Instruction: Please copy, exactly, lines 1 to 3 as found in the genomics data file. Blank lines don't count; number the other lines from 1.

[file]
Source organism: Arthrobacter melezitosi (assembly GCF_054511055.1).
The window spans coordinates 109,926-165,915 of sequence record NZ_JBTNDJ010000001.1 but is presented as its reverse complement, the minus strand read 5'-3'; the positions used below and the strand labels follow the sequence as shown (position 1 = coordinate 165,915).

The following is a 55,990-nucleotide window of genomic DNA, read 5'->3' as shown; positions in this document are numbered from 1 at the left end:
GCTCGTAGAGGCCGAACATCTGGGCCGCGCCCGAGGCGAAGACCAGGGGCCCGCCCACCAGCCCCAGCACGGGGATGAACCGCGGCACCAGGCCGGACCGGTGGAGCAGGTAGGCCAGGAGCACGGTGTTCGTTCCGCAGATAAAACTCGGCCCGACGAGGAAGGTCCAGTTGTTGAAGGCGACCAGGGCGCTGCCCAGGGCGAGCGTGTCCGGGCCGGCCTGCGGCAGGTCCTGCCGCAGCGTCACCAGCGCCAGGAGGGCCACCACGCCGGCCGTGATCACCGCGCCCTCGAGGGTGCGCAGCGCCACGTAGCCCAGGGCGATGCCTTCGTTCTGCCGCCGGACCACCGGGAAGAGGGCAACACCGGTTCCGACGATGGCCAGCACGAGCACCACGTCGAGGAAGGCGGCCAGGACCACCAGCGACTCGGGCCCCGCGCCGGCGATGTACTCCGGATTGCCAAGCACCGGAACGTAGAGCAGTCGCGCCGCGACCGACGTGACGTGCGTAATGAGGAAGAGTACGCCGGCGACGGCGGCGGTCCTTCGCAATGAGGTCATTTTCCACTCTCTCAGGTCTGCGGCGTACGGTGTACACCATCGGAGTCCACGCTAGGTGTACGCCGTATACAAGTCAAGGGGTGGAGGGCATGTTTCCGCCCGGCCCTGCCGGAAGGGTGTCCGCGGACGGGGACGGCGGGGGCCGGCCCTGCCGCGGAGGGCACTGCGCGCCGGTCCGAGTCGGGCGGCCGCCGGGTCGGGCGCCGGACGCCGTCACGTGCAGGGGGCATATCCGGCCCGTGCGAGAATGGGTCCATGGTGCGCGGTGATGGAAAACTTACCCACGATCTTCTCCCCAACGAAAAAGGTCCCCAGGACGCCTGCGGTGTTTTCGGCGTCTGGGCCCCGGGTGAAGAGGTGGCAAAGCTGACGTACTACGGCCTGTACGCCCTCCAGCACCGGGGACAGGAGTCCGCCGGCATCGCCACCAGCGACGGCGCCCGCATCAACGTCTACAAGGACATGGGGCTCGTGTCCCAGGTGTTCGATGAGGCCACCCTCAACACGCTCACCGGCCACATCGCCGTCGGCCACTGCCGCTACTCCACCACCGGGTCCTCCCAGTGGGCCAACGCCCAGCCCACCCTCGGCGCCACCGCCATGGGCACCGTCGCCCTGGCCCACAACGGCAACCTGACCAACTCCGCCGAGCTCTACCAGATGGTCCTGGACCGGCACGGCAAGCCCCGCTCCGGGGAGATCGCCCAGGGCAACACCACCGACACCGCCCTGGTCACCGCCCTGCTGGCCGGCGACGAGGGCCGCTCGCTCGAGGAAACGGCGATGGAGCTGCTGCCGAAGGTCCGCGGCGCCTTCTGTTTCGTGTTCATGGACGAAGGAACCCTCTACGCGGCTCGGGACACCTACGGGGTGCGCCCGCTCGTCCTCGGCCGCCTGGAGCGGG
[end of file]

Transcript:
Source organism: Arthrobacter melezitosi (assembly GCF_054511055.1).
The window spans coordinates 109,926-165,915 of sequence record NZ_JBTNDJ010000001.1 but is presented as its reverse complement, the minus strand read 5'-3'; the positions used below and the strand labels follow the sequence as shown (position 1 = coordinate 165,915).

The following is a 55,990-nucleotide window of genomic DNA, read 5'->3' as shown; positions in this document are numbered from 1 at the left end: